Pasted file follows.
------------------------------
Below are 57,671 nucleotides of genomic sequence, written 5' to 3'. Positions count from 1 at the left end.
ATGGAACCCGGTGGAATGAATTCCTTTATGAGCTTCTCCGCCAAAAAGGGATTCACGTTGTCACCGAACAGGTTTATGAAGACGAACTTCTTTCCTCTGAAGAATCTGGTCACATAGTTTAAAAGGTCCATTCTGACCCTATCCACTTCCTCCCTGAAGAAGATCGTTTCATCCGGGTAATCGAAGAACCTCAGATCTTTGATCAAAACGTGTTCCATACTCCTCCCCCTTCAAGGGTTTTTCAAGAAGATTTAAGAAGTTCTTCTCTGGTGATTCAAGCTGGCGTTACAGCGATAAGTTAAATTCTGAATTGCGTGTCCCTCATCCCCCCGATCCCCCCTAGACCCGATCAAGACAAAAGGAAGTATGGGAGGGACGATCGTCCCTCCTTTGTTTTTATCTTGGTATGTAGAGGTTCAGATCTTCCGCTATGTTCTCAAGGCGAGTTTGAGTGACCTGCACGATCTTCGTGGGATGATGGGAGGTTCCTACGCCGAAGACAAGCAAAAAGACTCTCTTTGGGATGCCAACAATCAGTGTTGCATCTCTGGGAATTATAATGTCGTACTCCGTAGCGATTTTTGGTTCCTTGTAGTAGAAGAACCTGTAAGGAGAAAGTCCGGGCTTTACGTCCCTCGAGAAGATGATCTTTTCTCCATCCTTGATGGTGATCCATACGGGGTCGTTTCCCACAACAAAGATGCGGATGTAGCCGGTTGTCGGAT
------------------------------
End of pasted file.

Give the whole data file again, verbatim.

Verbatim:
Below are 57,671 nucleotides of genomic sequence, written 5' to 3'. Positions count from 1 at the left end.
ATGGAACCCGGTGGAATGAATTCCTTTATGAGCTTCTCCGCCAAAAAGGGATTCACGTTGTCACCGAACAGGTTTATGAAGACGAACTTCTTTCCTCTGAAGAATCTGGTCACATAGTTTAAAAGGTCCATTCTGACCCTATCCACTTCCTCCCTGAAGAAGATCGTTTCATCCGGGTAATCGAAGAACCTCAGATCTTTGATCAAAACGTGTTCCATACTCCTCCCCCTTCAAGGGTTTTTCAAGAAGATTTAAGAAGTTCTTCTCTGGTGATTCAAGCTGGCGTTACAGCGATAAGTTAAATTCTGAATTGCGTGTCCCTCATCCCCCCGATCCCCCCTAGACCCGATCAAGACAAAAGGAAGTATGGGAGGGACGATCGTCCCTCCTTTGTTTTTATCTTGGTATGTAGAGGTTCAGATCTTCCGCTATGTTCTCAAGGCGAGTTTGAGTGACCTGCACGATCTTCGTGGGATGATGGGAGGTTCCTACGCCGAAGACAAGCAAAAAGACTCTCTTTGGGATGCCAACAATCAGTGTTGCATCTCTGGGAATTATAATGTCGTACTCCGTAGCGATTTTTGGTTCCTTGTAGTAGAAGAACCTGTAAGGAGAAAGTCCGGGCTTTACGTCCCTCGAGAAGATGATCTTTTCTCCATCCTTGATGGTGATCCATACGGGGTCGTTTCCCACAACAAAGATGCGGATGTAGCCGGTTGTCGGAT